Do program coordinators have opportunities to work with other iMentor departments?

Yes. We have monthly all-staff meetings during which all departments come together to talk about activities and updates across the organization. There is always the opportunity to sit down with someone in a different department to learn more about what they do, to talk about what you do, to ask for help or advice, or to collaborate on projects. Some of those opportunities will need to be sought out on your end, but there is certainly a sense of transparency between departments that is not typical of many organizations.

How will becoming a program coordinator help me to develop my skills and grow as a professional? 

PCs gain experience in a range of skill sets: curriculum and lesson planning, classroom management, event planning and execution, public speaking, and communicating with diverse program stakeholders, among many others. You are also exposed to the current theory and best practices in youth development and education, civic engagement and volunteerism, and nonprofit leadership. You also gain firsthand experience both in and out of the classroom in New York City public schools, one of the country’s most innovative and challenging public school systems.

In addition to on-the-job learning, every staff member receives a professional development budget, and Program Managers work with PCs to create an individualized professional development plan that includes both short-term and long-term goals. PCs pursue these goals through classes, webinars, networking events, reading material, mentoring, workshops, and more.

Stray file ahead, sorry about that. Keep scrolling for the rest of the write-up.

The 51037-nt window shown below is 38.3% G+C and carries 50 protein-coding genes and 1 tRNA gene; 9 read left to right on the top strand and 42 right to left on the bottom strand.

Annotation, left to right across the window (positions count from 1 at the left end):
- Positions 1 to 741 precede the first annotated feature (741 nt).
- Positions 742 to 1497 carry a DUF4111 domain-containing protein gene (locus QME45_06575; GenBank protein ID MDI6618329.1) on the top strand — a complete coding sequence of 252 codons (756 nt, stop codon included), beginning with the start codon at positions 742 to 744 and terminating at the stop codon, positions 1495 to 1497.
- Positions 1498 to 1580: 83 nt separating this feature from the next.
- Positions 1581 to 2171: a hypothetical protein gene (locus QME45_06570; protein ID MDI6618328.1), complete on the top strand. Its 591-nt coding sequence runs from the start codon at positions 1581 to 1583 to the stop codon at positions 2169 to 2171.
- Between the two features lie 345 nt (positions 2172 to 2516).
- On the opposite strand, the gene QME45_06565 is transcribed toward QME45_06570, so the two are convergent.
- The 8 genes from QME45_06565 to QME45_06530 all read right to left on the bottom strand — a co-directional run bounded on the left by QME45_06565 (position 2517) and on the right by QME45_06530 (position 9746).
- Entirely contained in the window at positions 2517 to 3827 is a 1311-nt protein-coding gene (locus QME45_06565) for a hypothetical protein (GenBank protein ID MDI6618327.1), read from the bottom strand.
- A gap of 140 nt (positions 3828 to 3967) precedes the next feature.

What kind of career trajectory may result from  my role as a program coordinator?

In the past, select PCs who have chosen to continue their careers at iMentor have set strategic development goals and applied to positions in other departments or moved up the ranks to positions on our Senior Leadership Team. In fact, both our current CEO and our Director of Curricula began as Program Coordinators! Some PCs decide that, after a couple of years in the role, they are ready to move on to new things, and we have advised them on applying to graduate school or polishing their resumes for roles with other organizations. The skills that PCs gain at iMentor are transferrable to many other careers; where you go from here is only restricted by your imagination!

How competitive is the hiring process? 

All hiring at iMentor is extremely competitive, and the Program Coordinator role is no exception. For the 2010-2011 school year we received approximately 500 applications and hired 12 PCs. That doesn’t mean that there is one perfect resume or set of experiences that lends itself well to becoming a PC. Our staff bios are proof that we welcome candidates from a wide variety of backgrounds, fields of study and experiences. We never know where our next great Program Coordinator will hail from, and we sincerely hope that you will apply.